where it is related to the specific heat at constant volume (c_{v}) in J kg^{−1 }K^{−1}, the molar fraction of species with vibration k (σ_{k}) which is unitless, vibrational specific heat of species with vibration k (c^{vib}_{k}) in J kg^{−1 }K^{−1}, and the vibrational temperature of species with vibration k (δT^{vib}_{k}) in K with ε for energy in J and T for absolute temperature in K (where δX is defined as a small fluctuation in property X).
Plane Wave Formulation In building on the plane wave formulation the system of equations detailed above for harmonic plane waves will be solved such that all quantities take the plane wave form,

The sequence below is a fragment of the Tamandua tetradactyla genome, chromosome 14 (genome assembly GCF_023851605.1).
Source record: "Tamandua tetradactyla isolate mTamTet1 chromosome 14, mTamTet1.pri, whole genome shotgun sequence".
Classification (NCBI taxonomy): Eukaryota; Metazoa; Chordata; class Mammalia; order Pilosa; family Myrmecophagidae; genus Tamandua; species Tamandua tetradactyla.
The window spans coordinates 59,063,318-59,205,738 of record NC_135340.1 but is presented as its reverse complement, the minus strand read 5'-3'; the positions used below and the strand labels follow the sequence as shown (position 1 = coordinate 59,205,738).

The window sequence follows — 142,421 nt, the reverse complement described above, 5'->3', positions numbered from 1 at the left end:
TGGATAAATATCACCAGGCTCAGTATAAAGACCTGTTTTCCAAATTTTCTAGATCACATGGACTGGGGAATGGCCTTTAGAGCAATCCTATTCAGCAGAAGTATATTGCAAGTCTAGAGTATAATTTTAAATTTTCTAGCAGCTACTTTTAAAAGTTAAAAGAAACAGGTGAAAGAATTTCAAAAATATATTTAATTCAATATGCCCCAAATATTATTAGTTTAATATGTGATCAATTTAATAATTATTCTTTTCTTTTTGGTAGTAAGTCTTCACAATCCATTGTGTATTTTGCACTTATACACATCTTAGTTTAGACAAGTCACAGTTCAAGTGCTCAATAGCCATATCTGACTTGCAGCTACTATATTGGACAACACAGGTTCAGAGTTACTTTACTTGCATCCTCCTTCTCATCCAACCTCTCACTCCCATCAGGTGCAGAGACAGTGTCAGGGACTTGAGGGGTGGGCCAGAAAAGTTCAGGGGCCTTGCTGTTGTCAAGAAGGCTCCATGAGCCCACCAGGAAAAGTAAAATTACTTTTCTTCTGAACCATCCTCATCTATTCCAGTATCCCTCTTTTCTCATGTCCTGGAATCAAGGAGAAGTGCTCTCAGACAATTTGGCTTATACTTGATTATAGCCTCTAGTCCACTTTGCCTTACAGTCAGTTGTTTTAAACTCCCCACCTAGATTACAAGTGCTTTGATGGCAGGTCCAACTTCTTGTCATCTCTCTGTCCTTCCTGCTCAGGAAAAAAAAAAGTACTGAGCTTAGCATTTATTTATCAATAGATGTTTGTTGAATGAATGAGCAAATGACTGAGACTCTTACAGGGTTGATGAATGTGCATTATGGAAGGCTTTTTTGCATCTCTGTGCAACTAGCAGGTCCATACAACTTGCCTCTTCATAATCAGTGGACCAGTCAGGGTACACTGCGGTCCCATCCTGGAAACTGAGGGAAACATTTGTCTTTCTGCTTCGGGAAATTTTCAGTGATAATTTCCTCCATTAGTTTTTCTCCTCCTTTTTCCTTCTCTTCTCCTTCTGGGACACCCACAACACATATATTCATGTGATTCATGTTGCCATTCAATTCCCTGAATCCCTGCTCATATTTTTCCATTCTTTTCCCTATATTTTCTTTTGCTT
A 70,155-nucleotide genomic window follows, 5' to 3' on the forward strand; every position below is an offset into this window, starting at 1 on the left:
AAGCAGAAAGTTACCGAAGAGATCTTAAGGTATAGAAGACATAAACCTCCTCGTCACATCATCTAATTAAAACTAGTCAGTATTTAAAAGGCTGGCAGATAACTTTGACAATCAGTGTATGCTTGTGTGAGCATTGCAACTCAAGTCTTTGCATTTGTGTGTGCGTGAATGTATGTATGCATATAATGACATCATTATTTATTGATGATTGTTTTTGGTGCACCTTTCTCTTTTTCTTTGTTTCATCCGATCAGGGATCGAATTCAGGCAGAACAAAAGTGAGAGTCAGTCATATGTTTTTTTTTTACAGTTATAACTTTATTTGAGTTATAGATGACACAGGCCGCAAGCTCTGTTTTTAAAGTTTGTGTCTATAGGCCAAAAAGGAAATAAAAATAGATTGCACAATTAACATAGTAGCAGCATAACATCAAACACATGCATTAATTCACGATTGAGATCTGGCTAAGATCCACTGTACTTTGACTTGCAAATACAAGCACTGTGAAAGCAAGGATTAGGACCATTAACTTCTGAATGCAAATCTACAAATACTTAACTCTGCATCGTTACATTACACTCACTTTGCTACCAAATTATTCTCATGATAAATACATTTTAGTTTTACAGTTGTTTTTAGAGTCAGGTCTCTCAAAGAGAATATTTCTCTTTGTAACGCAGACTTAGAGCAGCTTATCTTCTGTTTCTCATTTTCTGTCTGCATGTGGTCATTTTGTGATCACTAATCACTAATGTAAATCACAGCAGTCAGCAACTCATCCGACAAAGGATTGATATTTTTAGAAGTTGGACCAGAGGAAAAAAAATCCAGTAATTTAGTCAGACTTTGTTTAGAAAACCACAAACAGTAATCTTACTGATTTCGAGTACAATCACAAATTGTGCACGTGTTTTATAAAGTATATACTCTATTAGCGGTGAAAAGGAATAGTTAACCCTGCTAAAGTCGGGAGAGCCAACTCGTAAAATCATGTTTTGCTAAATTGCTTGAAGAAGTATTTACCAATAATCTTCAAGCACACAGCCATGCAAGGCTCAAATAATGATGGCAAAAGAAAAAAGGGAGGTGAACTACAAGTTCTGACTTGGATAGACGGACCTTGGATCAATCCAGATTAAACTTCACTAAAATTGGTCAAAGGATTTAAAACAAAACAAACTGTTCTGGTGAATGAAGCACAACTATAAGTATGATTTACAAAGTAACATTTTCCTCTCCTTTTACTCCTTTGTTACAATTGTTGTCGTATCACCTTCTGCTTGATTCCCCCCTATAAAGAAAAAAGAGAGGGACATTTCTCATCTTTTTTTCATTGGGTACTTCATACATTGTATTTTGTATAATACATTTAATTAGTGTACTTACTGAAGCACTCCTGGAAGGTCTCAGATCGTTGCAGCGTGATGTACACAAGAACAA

δf=fe^{−i(wt−kx)}, f ε {P, ρ, u, ε, T, T_{j}^{vib}}. (3.70)
In Eqn. 3.70, c5f is the perturbation of the quantity f about the equilibrium value f_{0 }and f^{−} is the amplitude of the perturbation about equilibrium of the quantity f. Otherwise, the variables that can be substituted into f (shown in Eqn. 3.70) are defined elsewhere.
By substituting this form into Eqn. 3.65, 3.66, 3.67, 3.68, and 3.69 and using the notation f^{−} to define the amplitude of the perturbation about equilibrium of the quantity f,